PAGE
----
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The narrator as chorus in 'Paradise Lost.'

Studies in English Literature, 1500-1900Wntr, 1993   by Jane Melbourne

Milton's narrator invokes his muse to aid the "advent'rous Song" that is Paradise Lost, "while it pursues / Things unattempted yet in Prose or Rhyme" (1:12-16).(1) Its attempt, I suggest, is to incorporate the choric voice of tragedy into the narrative structure of epic, as well as to incorporate Christian subject matter. The Trinity manuscript and Edward Phillips's biography provide evidence that Paradise Lost was conceived as tragedy and, in part, written as tragedy many years before it was published as epic. I propose that during its long gestation, the chorus became the narrator, retaining nevertheless, by conscious choice of the author, the personality and roles of a chorus, which are quite different from the personality and role of a traditional epic narrator.

A chorus, as Aristotle says, is one of the actors. "It should be an integral part of the whole, and take a share in the action--that which it has in Sophocles, rather than in Euripides" (On Poetics, 18)(2)--and which it has to an even greater extent in Aeschylus. A narrator, on the other hand, should be as transparent as possible, saying very little in his own person. He is best when, like Homer, he introduces his characters and gets out of their way (On Poetics, 24). Milton's narrator is more like Aristotle's description of a chorus than he is like Aristotle's description of a narrator.

In almost all particulars, the narrator of Paradise Lost also fits Thomas G. Rosenmeyer's description of the chorus of a Greek tragedy. The chorus, in addition to being a character in its own right, which at its best is as fully delineated and individualized as the other characters of the play, is "a delegate of the community within the body of the action, connecting the two worlds without removing the barrier necessary to maintain psychic distance ... a witness, with all the social and ritual implications of that term."(3) At times, although there is disagreement on this point, the chorus may also be the voice of the poet, perhaps "in statements that appear unusually important or impressive and at the same time are tied only loosely to the action."(4) Milton's narrator fills the choric roles of actor, witness, and poet.

The chorus has responsibility for exposition--for narrating legends, past events, and actions that occur offstage; describing the scene; introducing the characters; and engaging them in dialogue. It has responsibilities for liturgy--invocation, supplication, lamentation, praise, blame, warning, and prophecy. With the exception of engaging the characters in dialogue, Milton's narrator fulfills these responsibilities.

Compared to other characters in Greek tragedy, the chorus is frequently inconsistent, speaking differently in its different roles. Within a single play, for instance, a chorus is capable both of revelatory insight and blank misapprehension. A similar inconsistency is true, I believe, of Milton's narrator. It is difficult, if not impossible, to read this narrator as if the whole of his narrative is in all parts unified.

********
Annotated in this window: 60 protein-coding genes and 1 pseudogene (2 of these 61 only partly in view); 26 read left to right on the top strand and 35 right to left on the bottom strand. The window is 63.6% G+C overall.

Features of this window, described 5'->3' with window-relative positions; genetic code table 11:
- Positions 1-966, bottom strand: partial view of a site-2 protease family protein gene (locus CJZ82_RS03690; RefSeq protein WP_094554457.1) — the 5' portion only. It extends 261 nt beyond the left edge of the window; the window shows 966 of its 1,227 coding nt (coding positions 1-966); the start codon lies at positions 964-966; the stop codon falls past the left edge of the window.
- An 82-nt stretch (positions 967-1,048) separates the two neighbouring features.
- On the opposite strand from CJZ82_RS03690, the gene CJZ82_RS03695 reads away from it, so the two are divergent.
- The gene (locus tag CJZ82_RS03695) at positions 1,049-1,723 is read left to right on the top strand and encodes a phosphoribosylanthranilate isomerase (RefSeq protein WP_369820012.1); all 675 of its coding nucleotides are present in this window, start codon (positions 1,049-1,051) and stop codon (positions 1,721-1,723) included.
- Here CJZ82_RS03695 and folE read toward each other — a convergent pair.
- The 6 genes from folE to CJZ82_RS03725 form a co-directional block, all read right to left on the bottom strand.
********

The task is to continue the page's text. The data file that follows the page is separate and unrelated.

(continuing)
Readers have tended to read the narrator as the voice of Milton, as if the narrator and author were one and the same. Such a reading seems justified in the proems to Books 1, 3, 7, and 9, at least, but presents problems at points where "Milton" intrudes himself upon his narration in unepic fashion or where "Milton" appears to misunderstand the actions of his characters.

Addison, the first critic to object to the intrusiveness of the narrator, assumed that the narrator was Milton. He compares "Milton" unfavorably to Homer and faults him for his many digressions, his too frequent allusion to inappropriate heathen fables, and his ostentatious show of erudition.(5) Addison sees what is in fact present, but misinterprets its meaning. What he sees, I believe, is the choric narrator as actor and witness, a seventeenth-century man, educated but obtuse, and embarrassingly proud of his knowledge in an epic in which knowledge is suspect--our contemporary in the scale of time the epic represents.

If this narrator were Milton, his intrusions would be objectionable, but Milton is not so un-selfconscious an artist, and he knows Aristotle as well as Addison does. He frames his two discussions of tragedy--a personal digression within The Reason of Church Government and "Of that Sort of Dramatic Poem which is Call'd Tragedy," the preface to Samson Agonistes, in Aristotle's terms;(6) and when he wishes to create the transparent epic narrator Aristotle praises, he creates Raphael, the narrator of the war in heaven and the creation of earth. The narrator of the epic is Milton's creation, not Milton.

In her groundbreaking study of the epic voice as persona, Anne D. Ferry notes that the habit in criticism of referring to the narrator as "Milton" makes more difficult the problems caused by frequent contradictions between the narrator's interpretative comments and the immediate impression made upon a reader by the characters' words and actions.(7) She objects to readings of the epic as drama that, when such contradictions occur, dismiss the narrator as irrelevant. Such readings suggest that the apparently inappropriate comments stem either from the author-narrator's nervous fear that the dramatic passages are subverting his conscious intentions, or that, as an artist, Milton is just plain clumsy. In place of "Milton," Ferry posits an omnipresent and reliable narrative voice, created and defined in the proems as metaphors of a bird and a blind bard, representing the persona's dual nature as fallen man and inspired seer.

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